American democracy is at its lowest point in decades, if not more. According to one recent study, only 19 percent of Americans born in the '80s think it’s unacceptable for the army to intervene if the government is fouling up.
- Obama Orders Full Review of Foreign Tampering With 2016 U.S. Election
- CIA Concludes Russia Intervened to Help Get Trump Elected
- Thumbing Nose at Alleged Kremlin Debt, Trump Taps Putin’s Pal
One of course could blame Mark Zuckerberg and his colleagues for this loss of faith in the democratic system, but it’s also worth examining the role the political establishment has played in undermining Americans’ trust. I don’t just mean the eight years of the Obama administration that have failed to reduce the country’s social gaps, but also actions that have increased distrust of the electoral system’s very legitimacy.
It’s especially important to discuss this now when the American left, which is still in power, seems to be recruiting the intelligence agencies to sow doubts about the system.
The Democrats’ inability to lose with dignity didn’t begin with Donald Trump. First there was Al Gore’s appeal of Florida’s election results in 2000, when he lost to George W. Bush. His demand for a manual recount in key counties was eventually rejected after a series of hearings in the courts.
This, combined with the fact that Gore was the first candidate in more than a century to lose the race despite winning the popular vote, painted Bush’s first term with a thin coat of illegitimacy in the eyes of many Americans.
The next step was when the same leftists who questioned the Bush administration’s legitimacy also portrayed the 43rd president as an idiot. This childish accusation wouldn’t have made any difference had it not been for the corollary, implicit or explicit, that White House decisions weren’t really made by Bush but by Vice President Dick Cheney and others.
This also laid the groundwork for the claim, which is accepted unquestioningly by many on the left, that the invasion of Iraq wasn’t due to a rational decision by the commander in chief but to pressure from interested parties, mainly oil companies.
Then in 2008 America elected its first black president. And wonder of wonders, opponents of the new president found their own way to undermine his legitimacy: the conspiracy theory, of which President-elect Trump was an early supporter, that Barack Obama wasn’t born in the United States but in Kenya and therefore wasn’t eligible to be president.
This conspiracy theory would presumably have sprung up among Republicans in response to the election of the first black president even if parts of the Democratic Party hadn’t spent the previous eight years doubting the legitimacy of the sitting president. But that precedent gave a tailwind to the new doubters.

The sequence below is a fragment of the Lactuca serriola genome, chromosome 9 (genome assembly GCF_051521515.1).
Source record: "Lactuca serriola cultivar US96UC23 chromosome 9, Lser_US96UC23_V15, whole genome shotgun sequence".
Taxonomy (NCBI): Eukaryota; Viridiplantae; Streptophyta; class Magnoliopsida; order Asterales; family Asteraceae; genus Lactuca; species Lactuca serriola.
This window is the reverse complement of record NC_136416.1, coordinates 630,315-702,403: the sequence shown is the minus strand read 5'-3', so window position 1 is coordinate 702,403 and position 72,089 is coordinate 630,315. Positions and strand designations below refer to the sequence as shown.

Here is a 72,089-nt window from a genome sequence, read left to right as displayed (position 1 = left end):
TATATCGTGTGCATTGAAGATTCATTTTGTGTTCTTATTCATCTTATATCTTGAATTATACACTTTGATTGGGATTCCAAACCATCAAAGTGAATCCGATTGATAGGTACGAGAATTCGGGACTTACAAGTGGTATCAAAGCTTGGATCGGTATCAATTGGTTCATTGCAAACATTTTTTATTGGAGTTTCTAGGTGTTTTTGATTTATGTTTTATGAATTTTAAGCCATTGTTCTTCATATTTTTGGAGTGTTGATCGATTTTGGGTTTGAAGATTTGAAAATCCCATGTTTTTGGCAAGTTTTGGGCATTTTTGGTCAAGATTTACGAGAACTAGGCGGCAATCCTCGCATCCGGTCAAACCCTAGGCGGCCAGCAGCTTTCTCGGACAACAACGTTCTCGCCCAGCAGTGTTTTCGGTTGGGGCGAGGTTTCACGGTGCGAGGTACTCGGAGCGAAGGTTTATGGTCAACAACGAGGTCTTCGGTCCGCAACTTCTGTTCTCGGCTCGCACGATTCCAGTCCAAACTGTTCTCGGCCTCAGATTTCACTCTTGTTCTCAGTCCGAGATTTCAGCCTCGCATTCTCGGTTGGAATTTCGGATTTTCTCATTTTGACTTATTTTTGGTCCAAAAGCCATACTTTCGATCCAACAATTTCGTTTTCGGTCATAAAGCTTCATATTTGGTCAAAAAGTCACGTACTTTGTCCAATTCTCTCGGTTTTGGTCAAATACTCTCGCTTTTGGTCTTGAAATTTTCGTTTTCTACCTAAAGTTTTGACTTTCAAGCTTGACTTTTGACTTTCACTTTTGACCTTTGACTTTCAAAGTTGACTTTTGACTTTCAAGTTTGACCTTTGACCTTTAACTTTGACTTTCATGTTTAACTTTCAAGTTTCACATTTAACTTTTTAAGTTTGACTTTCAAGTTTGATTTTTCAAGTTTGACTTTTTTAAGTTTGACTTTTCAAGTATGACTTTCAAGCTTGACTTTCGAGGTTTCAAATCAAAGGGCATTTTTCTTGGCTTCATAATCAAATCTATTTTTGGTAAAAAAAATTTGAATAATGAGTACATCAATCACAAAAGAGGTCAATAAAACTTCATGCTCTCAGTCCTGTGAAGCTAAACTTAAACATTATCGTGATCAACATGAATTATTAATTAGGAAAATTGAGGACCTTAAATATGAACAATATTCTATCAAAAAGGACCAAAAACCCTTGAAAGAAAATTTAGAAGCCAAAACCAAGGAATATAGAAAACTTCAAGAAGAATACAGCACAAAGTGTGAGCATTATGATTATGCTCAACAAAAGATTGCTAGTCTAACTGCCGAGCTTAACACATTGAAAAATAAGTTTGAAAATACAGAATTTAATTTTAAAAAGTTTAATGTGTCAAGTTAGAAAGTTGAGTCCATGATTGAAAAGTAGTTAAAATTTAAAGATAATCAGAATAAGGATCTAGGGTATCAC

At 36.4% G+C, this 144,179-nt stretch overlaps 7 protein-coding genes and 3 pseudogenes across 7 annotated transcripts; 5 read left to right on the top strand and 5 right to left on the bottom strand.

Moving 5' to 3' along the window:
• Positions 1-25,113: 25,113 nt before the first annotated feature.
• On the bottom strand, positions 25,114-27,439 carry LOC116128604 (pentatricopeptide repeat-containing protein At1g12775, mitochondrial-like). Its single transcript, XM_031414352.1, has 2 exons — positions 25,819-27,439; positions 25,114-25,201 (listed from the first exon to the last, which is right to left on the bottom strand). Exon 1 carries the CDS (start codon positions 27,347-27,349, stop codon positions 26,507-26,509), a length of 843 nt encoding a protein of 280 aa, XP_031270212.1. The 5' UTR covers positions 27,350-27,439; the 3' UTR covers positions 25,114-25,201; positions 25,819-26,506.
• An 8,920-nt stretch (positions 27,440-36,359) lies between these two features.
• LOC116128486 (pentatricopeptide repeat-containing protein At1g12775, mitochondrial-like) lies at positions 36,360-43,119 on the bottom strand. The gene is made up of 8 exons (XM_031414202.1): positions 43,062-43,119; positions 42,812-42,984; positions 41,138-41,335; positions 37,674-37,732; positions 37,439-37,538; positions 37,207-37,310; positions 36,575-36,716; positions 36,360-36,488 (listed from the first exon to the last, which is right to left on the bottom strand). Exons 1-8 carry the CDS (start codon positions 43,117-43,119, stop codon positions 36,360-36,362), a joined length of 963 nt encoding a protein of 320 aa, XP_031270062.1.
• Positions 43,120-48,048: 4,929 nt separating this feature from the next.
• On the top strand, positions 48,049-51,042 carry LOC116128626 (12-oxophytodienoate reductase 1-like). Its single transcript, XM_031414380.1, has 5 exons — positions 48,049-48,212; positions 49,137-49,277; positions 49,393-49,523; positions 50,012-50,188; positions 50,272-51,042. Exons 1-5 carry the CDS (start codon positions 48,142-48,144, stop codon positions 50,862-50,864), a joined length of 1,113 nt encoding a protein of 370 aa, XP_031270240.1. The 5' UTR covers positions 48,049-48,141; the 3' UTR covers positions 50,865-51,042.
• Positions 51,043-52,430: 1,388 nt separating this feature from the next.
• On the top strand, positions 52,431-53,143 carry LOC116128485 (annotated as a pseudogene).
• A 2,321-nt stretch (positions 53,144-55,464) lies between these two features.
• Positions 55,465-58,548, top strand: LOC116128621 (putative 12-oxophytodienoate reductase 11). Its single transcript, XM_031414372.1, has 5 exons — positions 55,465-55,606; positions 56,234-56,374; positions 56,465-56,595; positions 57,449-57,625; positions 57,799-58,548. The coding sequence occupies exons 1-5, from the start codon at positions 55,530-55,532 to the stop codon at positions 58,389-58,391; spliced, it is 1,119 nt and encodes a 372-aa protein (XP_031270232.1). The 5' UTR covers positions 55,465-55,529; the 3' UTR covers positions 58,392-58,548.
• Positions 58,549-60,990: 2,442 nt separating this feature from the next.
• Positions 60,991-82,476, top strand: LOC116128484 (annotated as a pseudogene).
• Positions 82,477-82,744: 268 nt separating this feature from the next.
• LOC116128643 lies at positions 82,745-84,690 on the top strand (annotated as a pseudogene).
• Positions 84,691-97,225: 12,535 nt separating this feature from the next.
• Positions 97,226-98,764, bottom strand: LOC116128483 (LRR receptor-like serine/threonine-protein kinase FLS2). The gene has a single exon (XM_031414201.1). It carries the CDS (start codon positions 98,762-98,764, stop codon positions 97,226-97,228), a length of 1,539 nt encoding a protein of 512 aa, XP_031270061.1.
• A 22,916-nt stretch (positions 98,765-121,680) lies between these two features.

Now another Republican has been elected. One again he won in a very close race. Once again his Democratic opponent won more votes nationwide. And immediately the response in much of the Democratic camp was to challenge the results.
First there were demonstrations throughout the United States protesting Trump’s victory. Then commentators began highlighting the fact that Hillary Clinton had won over 2 million more votes than Trump, as if the rules of the game that gave Trump the victory hadn’t been in place for more than 200 years. Finally there were demands for a recount in three key states, along with the ensuing legal wrangling.
For now, the recount seems to have hit a few snags, so the focus has shifted to other channels. In blatant contradiction of their claim that given Hillary’s greater vote total, a Trump victory defies the voters’ will, some groups on the left now hope to convince electors to defy their voters by not voting for Trump in the Electoral College. But this is another vain hope, and its impact is negligible.
Far more destructive to faith in democracy are the reports that U.S. intelligence agencies believe Russian President Vladimir Putin helped Trump get elected. President Obama even requested a report from these agencies detailing foreign intervention in the election, which will be published before his replacement is sworn in on January 20.
Actually, the intelligence agencies already published a statement to that effect back in October. The American voter heard it and wasn’t impressed. So why revisit the issue now if not to remind voters that their elected president is completely illegitimate?
Moreover, nobody claims that the Russians falsified the U.S. election results; the claim is merely that hackers working for the Kremlin broke into email accounts belonging to members of the Democratic Party and leaked information in a way that damaged Clinton’s campaign. In other words, that documents written on computers by experienced politicians in 2016 undermined their presidential candidate.
In that case, the main culprits are all the people who, despite all the documents leaked by WikiLeaks and Edward Snowden, didn’t grasp that anything they don’t want falling into the wrong hands shouldn’t be written on a computer. But instead they’re blaming Putin. And then they wonder why voters no longer trust them.